Some of the unavoidable issues to consider are the means of struggle and the fundamental principles that must be upheld no matter what. From choosing a path of non-violence or armed confrontation to collaborating with foreign actors or exclusively relying on change from inside the country, are among the issues those who are actively involved must pick and choose.
After what seems to be endless debates and arguments and eventually coming to terms with reality, at this time, it is safe to say that the vast majority of Eritreans prefer to see a change from within the country. Within the Eritrean Diaspora communities also, except for very few fringe elements, no one wants to see violence among Eritreans or anything that breaks the laws of their host countries.
If there was any doubt about which path the majority of Eritreans inside and outside the country are likely to support, the reaction of Eritrean activists to the war in Tigray made it very clear. In no uncertain terms, Eritreans demonstrated that, regardless of how they view the current government, they are not willing to compromise their country’s sovereignty and invite a foreign army to invade.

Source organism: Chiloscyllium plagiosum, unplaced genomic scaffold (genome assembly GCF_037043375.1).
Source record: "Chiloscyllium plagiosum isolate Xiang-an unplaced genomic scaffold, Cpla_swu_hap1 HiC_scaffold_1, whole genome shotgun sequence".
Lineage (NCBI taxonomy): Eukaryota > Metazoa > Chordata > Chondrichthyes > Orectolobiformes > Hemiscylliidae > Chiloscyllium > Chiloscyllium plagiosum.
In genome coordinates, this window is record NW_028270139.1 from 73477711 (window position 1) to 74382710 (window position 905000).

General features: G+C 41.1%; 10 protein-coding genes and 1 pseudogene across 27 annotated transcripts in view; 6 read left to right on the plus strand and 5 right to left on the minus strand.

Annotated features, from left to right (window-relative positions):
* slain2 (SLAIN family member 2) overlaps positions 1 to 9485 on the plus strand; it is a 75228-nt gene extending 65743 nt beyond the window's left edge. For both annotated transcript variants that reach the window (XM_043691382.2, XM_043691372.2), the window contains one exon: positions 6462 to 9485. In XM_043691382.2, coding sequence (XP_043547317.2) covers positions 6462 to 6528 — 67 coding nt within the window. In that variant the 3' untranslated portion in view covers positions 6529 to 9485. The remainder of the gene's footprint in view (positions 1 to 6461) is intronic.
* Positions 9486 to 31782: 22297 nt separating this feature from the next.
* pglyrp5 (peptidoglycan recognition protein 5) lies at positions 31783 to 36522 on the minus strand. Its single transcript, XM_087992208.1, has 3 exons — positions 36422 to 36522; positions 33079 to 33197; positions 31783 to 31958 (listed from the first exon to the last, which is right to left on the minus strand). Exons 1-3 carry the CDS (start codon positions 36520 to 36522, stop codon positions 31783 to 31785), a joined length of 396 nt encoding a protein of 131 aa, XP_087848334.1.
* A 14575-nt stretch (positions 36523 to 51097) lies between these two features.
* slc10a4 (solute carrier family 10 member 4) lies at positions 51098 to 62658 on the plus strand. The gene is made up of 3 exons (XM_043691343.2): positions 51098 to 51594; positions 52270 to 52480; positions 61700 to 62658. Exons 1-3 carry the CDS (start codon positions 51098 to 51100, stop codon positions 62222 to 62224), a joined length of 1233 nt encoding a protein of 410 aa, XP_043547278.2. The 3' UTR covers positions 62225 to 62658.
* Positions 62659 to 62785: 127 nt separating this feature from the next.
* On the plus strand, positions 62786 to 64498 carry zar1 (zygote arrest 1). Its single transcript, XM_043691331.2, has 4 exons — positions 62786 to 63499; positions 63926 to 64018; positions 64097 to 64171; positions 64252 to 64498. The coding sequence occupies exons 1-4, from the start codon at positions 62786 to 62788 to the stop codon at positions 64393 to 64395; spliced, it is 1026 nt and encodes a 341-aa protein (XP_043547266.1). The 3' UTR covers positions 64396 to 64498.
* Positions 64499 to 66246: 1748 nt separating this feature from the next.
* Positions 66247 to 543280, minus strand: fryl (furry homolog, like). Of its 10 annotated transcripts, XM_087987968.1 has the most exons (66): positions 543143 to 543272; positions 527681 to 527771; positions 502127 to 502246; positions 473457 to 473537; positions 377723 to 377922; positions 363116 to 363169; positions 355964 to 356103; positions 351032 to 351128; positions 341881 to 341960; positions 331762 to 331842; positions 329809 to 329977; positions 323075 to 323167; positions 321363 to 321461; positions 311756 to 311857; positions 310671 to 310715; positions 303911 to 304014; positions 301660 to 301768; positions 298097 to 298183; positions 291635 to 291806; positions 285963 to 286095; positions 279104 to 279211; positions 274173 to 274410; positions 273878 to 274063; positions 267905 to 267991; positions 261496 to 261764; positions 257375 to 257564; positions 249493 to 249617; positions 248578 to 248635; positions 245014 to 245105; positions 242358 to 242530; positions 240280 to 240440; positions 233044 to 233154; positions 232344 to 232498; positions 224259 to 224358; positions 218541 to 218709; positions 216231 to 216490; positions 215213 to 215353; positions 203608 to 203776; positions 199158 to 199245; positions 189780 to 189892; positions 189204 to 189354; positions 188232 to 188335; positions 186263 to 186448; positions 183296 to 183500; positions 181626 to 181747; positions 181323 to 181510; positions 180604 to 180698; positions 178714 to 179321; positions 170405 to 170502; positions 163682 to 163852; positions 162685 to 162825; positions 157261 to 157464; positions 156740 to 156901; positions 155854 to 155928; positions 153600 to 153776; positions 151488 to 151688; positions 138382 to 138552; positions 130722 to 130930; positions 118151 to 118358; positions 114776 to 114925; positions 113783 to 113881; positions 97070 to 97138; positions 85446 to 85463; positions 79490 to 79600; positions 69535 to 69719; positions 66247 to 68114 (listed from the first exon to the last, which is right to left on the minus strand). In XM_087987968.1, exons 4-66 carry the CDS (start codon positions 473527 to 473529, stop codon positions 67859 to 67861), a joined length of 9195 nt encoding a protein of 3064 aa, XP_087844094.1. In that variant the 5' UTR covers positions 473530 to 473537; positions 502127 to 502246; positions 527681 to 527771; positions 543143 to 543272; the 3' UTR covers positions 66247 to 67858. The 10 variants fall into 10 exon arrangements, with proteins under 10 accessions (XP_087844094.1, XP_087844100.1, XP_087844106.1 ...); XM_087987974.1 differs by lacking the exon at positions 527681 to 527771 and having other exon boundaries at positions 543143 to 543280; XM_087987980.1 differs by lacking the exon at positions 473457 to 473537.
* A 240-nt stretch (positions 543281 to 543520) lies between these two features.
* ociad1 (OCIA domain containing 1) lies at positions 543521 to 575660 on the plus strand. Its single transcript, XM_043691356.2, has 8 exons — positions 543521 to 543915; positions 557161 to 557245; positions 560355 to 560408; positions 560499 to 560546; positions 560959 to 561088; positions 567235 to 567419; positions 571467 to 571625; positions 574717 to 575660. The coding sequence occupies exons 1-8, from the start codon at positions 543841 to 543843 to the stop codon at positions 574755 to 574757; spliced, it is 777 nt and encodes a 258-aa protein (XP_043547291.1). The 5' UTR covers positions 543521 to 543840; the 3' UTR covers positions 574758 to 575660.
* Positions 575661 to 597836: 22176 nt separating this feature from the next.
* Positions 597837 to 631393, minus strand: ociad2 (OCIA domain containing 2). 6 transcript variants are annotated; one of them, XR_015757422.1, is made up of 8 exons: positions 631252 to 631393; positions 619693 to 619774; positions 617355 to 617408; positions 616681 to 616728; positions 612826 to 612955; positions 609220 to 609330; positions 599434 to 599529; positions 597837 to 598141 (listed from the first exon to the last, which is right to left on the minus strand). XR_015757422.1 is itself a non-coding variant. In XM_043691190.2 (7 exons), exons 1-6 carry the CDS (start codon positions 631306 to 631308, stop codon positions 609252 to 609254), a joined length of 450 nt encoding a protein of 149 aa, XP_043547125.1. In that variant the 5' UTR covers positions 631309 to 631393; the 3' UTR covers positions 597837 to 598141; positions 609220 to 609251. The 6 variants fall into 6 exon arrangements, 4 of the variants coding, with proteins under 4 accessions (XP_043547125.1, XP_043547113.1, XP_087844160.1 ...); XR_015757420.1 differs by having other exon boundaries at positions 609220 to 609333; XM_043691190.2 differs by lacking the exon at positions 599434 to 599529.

Now as we enter a relatively calmer era, those of us who have been advocating for the principles of non-violence and change from within inside, find ourselves in the uncomfortable place of facing a rock and a hard place.
On one hand, our genuine cause of fighting for democratic rights, accountability, and transparency in government must go on until the mission is accomplished, on the other hand, we must show that it is not muddied by anti-Eritrean sovereignty or anti-Eritrean unity sentiments. On one hand, working with change agents from within the system means doing away with the opposition/supporter model and on the other hand, it also means taking measures to not give a tacit endorsement of the status quo.
To create even more clarity, let’s add one important concept: loyal opposition.